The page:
Post by Brett Eddy

“I just want to make a difference in teenagers’ lives!”


We’ve all said it.  It’s why we got into student ministry in the first place.  I know I said it.  When I was 22 years old and a middle school teacher, I was invited by a friend to serve in our church’s student ministry.  After resisting for a couple of weeks, I decided (after being repeatedly begged to serve) to give it a try, and I was hooked … to the point that a few months later, all I wanted to do was drop what I was doing and work at the church full time in student ministry.




Because I came alive when I was with the students.  I was influential in their lives.  I was being used to make a huge difference (and not just teach them what a “pronoun” is).  And I was having a blast!


And a year later, I was on staff.  At that church.  Co-directing the student ministry.


Then I went through the shift that most of us have had to go though: from working with students to primarily working with adults.  Because when your ministry grows, you simply CANNOT effectively reach or pour into every student who walks through your doors.  We’ve all learned, more painfully for some than others, that effective student ministry requires you to multiply yourself through your adult volunteers. 


And while it was painful at first to see our leaders having moments of success in leading students (because, hey, I’m the paid professional here), I knew that we were having so much more success as a ministry in helping our students walk with God when I spent time training, pouring into, and equipping our adult leaders to be the pastors of the students in their small groups.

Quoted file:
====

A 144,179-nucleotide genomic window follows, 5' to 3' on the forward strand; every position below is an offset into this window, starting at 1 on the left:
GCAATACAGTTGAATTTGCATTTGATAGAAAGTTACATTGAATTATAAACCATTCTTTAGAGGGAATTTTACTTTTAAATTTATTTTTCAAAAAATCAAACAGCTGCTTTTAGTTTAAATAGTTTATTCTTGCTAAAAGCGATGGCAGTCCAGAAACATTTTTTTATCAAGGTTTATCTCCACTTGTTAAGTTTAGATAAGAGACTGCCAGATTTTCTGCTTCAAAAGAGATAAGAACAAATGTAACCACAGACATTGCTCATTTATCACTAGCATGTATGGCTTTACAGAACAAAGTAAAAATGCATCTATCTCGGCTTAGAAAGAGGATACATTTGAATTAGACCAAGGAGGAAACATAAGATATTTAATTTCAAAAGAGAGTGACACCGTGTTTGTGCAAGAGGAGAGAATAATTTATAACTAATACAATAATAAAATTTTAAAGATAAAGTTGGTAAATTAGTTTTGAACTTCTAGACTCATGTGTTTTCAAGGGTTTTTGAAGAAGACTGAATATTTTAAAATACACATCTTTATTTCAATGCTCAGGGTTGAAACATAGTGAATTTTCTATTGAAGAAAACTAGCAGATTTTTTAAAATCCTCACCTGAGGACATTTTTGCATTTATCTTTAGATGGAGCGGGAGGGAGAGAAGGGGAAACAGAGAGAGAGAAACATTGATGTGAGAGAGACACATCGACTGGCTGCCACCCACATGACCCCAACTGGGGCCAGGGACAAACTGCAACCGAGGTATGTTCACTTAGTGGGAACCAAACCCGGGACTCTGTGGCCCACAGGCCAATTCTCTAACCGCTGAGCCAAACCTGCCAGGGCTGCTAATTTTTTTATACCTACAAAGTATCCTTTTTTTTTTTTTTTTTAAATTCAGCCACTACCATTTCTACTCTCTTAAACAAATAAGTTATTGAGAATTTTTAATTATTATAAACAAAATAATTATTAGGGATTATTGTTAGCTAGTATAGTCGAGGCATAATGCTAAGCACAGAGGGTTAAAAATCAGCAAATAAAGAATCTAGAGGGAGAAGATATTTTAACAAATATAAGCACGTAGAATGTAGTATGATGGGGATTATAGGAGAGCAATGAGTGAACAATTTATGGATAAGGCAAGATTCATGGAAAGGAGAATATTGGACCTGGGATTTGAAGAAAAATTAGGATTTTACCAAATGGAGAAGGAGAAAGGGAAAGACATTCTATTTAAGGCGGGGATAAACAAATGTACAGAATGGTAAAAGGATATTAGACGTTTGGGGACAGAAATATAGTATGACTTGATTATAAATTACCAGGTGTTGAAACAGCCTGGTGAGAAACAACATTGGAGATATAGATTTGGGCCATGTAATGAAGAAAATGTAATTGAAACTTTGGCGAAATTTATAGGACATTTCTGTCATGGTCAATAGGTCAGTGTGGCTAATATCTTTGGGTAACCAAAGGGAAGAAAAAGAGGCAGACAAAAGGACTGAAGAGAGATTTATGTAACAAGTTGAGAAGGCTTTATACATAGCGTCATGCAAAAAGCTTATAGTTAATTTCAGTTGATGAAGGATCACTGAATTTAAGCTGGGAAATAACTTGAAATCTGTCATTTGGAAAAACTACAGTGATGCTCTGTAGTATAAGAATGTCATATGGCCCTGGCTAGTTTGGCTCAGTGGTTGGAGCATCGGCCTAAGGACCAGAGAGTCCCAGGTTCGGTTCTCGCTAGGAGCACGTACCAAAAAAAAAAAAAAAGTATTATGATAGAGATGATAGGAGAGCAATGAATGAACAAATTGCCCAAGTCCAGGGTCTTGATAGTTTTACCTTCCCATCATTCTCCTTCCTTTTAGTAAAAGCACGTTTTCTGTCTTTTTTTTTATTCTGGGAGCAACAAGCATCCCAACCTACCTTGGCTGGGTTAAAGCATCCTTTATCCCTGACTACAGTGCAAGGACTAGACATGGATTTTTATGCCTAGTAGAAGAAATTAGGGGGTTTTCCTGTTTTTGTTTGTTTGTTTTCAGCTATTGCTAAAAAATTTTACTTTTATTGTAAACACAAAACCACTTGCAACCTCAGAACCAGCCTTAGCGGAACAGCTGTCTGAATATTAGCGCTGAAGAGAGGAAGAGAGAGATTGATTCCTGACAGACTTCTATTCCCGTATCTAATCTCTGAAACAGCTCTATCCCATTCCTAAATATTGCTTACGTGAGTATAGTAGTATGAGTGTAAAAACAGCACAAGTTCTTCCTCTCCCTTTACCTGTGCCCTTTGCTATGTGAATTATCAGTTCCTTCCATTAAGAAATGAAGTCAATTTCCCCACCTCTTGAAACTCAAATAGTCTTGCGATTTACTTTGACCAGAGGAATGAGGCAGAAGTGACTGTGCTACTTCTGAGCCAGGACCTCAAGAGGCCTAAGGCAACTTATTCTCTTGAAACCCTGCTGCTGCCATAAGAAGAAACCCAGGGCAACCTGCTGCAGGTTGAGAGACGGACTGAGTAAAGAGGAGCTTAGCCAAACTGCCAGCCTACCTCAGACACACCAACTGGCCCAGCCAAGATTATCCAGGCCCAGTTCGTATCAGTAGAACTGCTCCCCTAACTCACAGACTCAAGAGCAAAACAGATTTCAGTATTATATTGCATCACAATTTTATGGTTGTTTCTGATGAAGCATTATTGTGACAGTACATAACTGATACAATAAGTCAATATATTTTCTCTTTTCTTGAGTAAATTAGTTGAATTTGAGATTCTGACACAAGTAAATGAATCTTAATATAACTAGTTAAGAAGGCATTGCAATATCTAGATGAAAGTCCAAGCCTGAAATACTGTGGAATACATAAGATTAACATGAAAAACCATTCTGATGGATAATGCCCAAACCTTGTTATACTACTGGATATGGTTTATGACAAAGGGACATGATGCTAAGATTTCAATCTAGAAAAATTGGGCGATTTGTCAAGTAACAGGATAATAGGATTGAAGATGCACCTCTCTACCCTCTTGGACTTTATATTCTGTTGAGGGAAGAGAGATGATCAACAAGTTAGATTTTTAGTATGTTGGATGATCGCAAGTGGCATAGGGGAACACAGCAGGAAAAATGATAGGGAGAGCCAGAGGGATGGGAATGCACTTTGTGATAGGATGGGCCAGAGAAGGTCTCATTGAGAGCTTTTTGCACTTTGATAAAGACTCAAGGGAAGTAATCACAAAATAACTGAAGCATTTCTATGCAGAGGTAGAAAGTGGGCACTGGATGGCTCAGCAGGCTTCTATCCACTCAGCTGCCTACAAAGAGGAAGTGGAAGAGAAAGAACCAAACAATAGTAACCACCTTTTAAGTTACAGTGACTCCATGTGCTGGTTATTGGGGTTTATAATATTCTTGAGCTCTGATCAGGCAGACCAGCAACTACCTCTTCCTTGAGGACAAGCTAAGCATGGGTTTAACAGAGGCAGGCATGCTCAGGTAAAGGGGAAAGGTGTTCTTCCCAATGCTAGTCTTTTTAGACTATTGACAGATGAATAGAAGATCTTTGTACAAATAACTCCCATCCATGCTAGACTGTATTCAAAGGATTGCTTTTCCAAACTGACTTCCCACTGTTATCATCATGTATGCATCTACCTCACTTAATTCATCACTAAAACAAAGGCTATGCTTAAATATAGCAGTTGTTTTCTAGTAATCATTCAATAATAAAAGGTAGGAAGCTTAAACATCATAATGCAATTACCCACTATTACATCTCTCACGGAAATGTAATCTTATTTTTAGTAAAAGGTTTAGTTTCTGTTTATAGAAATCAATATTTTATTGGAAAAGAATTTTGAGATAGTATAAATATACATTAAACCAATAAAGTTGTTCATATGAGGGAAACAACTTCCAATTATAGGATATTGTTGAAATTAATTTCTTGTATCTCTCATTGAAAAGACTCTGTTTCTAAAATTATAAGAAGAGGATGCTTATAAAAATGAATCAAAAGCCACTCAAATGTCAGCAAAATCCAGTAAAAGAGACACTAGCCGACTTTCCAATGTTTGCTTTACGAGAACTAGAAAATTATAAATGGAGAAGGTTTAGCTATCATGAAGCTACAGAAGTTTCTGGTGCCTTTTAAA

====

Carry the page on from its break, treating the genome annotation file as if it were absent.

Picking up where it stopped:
So for the last decade plus, I’ve poured most of my attention into the adults in our ministry (both volunteer and staff).  I’ve found myself increasingly spending time thinking about and influencing the adults who help our ministry care for the students and families in our church.  Yes, I’ve led small groups and LOVE to connect with students briefly at our weekly events and at camps/activities/retreats, but most of my time has been with our adults.


Here’s the problem: it’s really easy to shift from students to adults (which is necessary for any student ministry that is larger than 12 kids – even Jesus limited Himself to 12), but what’s not always easy is staying in touch with students and making sure that I spend adequate time just being with the people that our ministry is trying to reach.


It’s easy to get bogged down by the time it takes to make ministry happen (leading leaders, preparing lessons, finding receipts – doh, setting up chairs, reviewing budgets, answering angry parent emails, cleaning up the room, setting up chairs, planning the receipt, becoming peanut-free, setting up chairs…).


You get the picture…


And then realize you’re spending very little IF ANY time with students.


So my suggestion to myself (and to you if you relate to any of this) is to intentionally find ways to BE WITH STUDENTS!!! 


Lead a small group.


Oversee student leadership.


Go to lunch at a school.


Go to an athletic event or school function.


Plan a trip to the movies with a couple of key students.


Lead a Bible study at a coffee shop near the high school.


You’re creative and can figure out how to best do this for yourself, but remember that even though your job as a student pastor is certainly to equip the saints to do the work of the ministry…


Don’t forget why you started to do this in the first place…spend time with students!!!


Brett Eddy is the Student Pastor at Port City Community Church in Wilmington, NC and has been serving there for more almost 15 years.  He loves pouring into volunteers and staff, casting vision for the ministry, and communicating with students on stage.  He and his wife, Corina, have 3 kids and love living in the coastal Carolinas!